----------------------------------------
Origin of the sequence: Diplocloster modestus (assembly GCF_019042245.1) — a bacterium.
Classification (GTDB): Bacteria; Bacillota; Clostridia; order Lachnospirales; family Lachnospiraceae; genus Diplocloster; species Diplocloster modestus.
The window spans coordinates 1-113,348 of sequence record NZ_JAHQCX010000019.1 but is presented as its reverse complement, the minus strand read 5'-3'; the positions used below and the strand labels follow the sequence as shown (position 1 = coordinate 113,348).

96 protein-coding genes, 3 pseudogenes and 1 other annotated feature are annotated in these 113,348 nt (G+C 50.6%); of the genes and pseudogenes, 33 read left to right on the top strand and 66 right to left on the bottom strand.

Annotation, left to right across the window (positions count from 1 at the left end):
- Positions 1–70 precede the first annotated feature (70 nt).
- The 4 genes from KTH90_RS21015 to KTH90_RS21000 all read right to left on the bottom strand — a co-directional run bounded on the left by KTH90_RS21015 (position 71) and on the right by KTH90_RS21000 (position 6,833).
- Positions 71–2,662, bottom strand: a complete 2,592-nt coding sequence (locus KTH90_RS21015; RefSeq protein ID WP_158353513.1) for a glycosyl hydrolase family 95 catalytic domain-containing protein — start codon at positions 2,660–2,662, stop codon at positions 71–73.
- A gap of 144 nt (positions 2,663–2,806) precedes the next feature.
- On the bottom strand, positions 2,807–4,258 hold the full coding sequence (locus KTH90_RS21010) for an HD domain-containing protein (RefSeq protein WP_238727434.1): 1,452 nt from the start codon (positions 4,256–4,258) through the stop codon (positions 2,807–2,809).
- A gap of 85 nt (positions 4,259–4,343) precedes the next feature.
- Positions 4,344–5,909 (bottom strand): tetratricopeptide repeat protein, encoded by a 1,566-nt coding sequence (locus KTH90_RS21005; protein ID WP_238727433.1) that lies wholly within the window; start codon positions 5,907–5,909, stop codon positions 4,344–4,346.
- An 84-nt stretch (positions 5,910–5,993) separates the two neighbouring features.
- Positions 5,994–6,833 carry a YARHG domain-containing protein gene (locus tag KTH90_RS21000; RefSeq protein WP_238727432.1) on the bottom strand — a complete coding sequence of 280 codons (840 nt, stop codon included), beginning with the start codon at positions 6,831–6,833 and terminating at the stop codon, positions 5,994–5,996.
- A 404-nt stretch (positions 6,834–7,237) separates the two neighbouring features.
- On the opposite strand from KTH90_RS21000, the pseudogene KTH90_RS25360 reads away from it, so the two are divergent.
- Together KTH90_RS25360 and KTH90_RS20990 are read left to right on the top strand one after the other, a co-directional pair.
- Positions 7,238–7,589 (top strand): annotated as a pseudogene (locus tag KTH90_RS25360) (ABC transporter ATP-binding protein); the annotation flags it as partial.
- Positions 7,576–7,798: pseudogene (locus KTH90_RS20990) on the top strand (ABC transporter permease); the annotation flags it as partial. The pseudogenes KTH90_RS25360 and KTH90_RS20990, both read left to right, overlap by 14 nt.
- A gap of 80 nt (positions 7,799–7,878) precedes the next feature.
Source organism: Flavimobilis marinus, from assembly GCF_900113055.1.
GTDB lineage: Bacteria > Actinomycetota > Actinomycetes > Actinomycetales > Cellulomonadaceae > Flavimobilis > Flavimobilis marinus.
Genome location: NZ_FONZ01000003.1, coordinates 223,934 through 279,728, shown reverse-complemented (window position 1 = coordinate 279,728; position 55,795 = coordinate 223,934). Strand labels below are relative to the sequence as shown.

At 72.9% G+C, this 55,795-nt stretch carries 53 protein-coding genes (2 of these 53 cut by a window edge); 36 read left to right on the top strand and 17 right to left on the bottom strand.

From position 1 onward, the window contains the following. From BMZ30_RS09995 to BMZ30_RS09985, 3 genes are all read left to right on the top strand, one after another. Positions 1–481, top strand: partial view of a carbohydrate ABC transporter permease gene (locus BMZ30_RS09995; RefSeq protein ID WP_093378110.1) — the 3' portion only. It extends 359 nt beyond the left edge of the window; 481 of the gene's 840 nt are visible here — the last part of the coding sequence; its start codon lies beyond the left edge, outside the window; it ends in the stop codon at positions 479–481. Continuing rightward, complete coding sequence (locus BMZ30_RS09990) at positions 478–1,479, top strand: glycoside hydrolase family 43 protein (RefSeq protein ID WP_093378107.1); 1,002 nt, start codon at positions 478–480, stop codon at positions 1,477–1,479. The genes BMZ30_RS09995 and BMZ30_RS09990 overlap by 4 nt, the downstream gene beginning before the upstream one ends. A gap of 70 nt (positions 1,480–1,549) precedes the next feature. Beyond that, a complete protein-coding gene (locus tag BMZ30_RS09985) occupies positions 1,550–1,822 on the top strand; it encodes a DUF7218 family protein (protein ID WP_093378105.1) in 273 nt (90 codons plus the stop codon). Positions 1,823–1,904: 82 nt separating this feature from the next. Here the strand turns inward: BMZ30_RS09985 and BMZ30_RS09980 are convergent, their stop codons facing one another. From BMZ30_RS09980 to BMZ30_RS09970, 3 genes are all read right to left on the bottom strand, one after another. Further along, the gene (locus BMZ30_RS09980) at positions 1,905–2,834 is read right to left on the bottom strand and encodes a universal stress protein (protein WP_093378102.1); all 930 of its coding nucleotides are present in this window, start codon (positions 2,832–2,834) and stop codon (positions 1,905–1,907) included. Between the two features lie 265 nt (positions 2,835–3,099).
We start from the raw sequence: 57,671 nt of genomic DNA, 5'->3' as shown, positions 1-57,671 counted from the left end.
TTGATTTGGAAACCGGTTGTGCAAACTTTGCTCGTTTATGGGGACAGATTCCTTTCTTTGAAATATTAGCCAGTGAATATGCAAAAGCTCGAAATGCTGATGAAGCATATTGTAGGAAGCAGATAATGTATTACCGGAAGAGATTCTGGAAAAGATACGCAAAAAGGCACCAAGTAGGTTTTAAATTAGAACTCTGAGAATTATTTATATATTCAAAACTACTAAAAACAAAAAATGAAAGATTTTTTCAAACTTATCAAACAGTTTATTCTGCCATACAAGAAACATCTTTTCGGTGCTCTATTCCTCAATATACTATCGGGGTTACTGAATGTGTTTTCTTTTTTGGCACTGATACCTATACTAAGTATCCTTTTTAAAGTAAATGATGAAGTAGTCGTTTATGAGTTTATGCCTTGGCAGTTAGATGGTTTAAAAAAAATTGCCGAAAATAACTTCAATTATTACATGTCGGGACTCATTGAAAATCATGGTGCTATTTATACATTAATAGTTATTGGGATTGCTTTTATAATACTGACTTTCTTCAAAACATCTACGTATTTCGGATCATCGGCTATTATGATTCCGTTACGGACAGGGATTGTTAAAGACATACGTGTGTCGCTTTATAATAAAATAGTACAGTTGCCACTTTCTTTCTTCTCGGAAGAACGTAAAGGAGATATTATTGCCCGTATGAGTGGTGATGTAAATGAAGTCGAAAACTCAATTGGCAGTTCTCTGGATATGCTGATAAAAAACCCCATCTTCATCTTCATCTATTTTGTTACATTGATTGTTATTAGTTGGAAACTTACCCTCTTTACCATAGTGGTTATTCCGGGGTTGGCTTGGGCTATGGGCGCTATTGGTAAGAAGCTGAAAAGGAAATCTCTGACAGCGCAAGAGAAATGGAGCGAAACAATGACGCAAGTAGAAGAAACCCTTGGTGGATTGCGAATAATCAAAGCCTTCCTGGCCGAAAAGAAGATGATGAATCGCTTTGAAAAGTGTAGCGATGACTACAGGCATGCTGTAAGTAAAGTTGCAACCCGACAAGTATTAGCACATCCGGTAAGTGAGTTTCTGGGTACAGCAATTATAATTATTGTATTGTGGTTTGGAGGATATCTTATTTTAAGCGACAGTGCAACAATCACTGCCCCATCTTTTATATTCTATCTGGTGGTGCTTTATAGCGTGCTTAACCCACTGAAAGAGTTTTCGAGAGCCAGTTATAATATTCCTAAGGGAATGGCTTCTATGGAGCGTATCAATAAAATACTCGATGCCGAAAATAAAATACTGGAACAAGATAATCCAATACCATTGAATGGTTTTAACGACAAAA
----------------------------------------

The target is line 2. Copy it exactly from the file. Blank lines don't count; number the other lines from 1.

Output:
Classification (GTDB): Bacteria; Bacillota; Clostridia; order Lachnospirales; family Lachnospiraceae; genus Diplocloster; species Diplocloster modestus.